A death spiral state is one in which the parasites outnumber the hosts. In these states, the taker-(public sector workers)-to-maker (private sector workers) ratio is unsustainable.
William Baldwin of Forbes magazine defines a death-spiral state as one that has “more takers than makers,” where “a taker is someone who draws money from the government, as an employee, pensioner or welfare recipient. A maker is someone gainfully employed in the private sector.”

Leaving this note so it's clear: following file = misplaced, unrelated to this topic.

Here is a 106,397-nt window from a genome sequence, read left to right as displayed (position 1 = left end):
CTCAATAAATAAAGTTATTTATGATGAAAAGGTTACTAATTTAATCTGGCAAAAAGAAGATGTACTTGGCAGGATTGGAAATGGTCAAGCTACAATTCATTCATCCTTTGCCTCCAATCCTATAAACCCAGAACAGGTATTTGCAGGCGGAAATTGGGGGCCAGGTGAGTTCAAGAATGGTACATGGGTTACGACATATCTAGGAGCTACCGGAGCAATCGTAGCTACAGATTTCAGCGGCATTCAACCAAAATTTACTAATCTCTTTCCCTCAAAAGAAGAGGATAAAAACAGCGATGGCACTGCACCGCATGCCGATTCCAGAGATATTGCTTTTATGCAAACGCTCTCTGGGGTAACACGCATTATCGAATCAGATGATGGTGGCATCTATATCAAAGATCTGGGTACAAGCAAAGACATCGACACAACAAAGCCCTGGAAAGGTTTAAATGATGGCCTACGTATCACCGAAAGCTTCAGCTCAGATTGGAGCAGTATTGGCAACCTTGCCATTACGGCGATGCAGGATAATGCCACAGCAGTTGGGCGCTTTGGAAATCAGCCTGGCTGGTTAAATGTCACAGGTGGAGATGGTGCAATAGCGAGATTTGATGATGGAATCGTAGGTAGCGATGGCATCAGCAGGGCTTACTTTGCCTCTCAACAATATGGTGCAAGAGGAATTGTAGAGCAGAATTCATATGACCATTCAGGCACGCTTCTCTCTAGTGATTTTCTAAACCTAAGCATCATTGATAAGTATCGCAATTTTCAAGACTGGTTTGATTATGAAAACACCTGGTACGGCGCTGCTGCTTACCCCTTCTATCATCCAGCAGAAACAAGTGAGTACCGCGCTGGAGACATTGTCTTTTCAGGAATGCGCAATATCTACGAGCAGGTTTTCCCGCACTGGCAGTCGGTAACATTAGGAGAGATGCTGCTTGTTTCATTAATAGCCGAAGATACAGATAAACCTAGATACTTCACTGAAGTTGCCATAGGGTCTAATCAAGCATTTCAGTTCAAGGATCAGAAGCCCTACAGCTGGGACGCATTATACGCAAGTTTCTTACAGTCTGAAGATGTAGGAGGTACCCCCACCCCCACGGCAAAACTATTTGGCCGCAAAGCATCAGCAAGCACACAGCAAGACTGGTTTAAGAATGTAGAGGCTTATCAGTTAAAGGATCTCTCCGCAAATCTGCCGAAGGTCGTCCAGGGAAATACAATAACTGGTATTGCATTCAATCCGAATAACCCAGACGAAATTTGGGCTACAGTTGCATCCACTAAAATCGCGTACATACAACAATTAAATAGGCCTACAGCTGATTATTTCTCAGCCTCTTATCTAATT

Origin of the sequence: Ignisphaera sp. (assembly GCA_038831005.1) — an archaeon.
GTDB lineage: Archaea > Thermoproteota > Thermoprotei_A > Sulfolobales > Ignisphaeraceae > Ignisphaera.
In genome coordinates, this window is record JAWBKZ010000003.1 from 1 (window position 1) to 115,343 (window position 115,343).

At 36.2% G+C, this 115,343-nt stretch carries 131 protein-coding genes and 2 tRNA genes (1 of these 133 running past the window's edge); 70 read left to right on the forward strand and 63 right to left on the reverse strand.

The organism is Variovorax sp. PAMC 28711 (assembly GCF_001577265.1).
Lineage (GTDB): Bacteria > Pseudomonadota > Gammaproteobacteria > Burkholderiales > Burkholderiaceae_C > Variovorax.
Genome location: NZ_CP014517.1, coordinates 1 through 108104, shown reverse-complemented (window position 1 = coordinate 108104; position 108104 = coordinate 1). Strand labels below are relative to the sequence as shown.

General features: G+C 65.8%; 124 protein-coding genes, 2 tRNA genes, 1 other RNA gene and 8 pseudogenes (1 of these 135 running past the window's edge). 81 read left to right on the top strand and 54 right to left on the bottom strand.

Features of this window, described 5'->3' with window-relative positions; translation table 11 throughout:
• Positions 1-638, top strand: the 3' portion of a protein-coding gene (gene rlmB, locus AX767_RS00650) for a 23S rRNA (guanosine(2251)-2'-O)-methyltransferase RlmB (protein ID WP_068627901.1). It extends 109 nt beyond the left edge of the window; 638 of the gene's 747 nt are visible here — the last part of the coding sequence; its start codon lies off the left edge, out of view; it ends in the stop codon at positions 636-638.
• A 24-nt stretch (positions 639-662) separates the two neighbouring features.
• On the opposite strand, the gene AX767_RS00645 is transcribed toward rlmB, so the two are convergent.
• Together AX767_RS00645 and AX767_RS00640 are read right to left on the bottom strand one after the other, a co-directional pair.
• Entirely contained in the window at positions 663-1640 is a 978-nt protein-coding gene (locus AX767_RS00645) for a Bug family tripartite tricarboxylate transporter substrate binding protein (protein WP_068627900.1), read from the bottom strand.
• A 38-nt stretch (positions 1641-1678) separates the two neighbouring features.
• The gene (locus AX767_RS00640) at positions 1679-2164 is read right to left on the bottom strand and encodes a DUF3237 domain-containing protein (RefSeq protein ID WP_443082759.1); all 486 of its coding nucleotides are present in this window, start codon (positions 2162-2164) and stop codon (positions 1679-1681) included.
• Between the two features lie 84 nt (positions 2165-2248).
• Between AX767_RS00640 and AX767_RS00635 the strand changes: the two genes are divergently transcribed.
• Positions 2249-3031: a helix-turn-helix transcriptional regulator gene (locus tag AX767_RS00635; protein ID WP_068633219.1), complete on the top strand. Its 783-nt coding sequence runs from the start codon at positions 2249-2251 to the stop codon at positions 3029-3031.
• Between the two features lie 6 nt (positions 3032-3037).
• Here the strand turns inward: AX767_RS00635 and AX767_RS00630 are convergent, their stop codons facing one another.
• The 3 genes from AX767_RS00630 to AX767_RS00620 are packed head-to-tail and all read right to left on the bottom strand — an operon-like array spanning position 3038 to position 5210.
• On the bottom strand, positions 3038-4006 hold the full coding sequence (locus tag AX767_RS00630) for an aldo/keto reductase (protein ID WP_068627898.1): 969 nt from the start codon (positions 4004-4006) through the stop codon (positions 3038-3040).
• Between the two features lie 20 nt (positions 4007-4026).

Charitably, Forbes counts only “11 death spiral states, rang[ing] from New Mexico, with 1.53 takers for every maker, down to Ohio, with a 1-to-1 ratio.”
Consider (or don’t):
Let’s say you are a software entrepreneur with 100 on your payroll. If you stay in San Francisco, your crew will support 139 takers. In Texas, they would support only 82. Austin looks very attractive.